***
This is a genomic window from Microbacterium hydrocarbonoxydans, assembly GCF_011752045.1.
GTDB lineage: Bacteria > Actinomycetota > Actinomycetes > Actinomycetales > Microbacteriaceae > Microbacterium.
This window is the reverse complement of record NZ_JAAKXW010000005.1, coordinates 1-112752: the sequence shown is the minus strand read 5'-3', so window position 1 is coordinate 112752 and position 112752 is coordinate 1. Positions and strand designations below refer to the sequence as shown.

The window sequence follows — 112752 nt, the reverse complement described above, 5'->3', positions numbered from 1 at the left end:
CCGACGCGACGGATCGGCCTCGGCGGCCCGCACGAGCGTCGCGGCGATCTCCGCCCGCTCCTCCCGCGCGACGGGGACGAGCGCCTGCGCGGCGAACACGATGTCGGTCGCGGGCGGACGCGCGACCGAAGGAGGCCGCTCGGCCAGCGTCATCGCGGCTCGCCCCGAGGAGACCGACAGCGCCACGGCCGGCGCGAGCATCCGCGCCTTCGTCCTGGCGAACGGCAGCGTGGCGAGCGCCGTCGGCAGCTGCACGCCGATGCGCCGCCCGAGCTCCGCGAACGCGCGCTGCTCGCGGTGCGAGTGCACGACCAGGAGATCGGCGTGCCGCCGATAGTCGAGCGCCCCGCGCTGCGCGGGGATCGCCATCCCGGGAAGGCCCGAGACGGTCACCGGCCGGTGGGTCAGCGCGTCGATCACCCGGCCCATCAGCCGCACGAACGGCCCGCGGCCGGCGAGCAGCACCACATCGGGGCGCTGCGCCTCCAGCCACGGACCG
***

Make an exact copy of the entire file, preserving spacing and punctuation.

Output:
This is a genomic window from Microbacterium hydrocarbonoxydans, assembly GCF_011752045.1.
GTDB lineage: Bacteria > Actinomycetota > Actinomycetes > Actinomycetales > Microbacteriaceae > Microbacterium.
This window is the reverse complement of record NZ_JAAKXW010000005.1, coordinates 1-112752: the sequence shown is the minus strand read 5'-3', so window position 1 is coordinate 112752 and position 112752 is coordinate 1. Positions and strand designations below refer to the sequence as shown.

The window sequence follows — 112752 nt, the reverse complement described above, 5'->3', positions numbered from 1 at the left end:
CCGACGCGACGGATCGGCCTCGGCGGCCCGCACGAGCGTCGCGGCGATCTCCGCCCGCTCCTCCCGCGCGACGGGGACGAGCGCCTGCGCGGCGAACACGATGTCGGTCGCGGGCGGACGCGCGACCGAAGGAGGCCGCTCGGCCAGCGTCATCGCGGCTCGCCCCGAGGAGACCGACAGCGCCACGGCCGGCGCGAGCATCCGCGCCTTCGTCCTGGCGAACGGCAGCGTGGCGAGCGCCGTCGGCAGCTGCACGCCGATGCGCCGCCCGAGCTCCGCGAACGCGCGCTGCTCGCGGTGCGAGTGCACGACCAGGAGATCGGCGTGCCGCCGATAGTCGAGCGCCCCGCGCTGCGCGGGGATCGCCATCCCGGGAAGGCCCGAGACGGTCACCGGCCGGTGGGTCAGCGCGTCGATCACCCGGCCCATCAGCCGCACGAACGGCCCGCGGCCGGCGAGCAGCACCACATCGGGGCGCTGCGCCTCCAGCCACGGACCG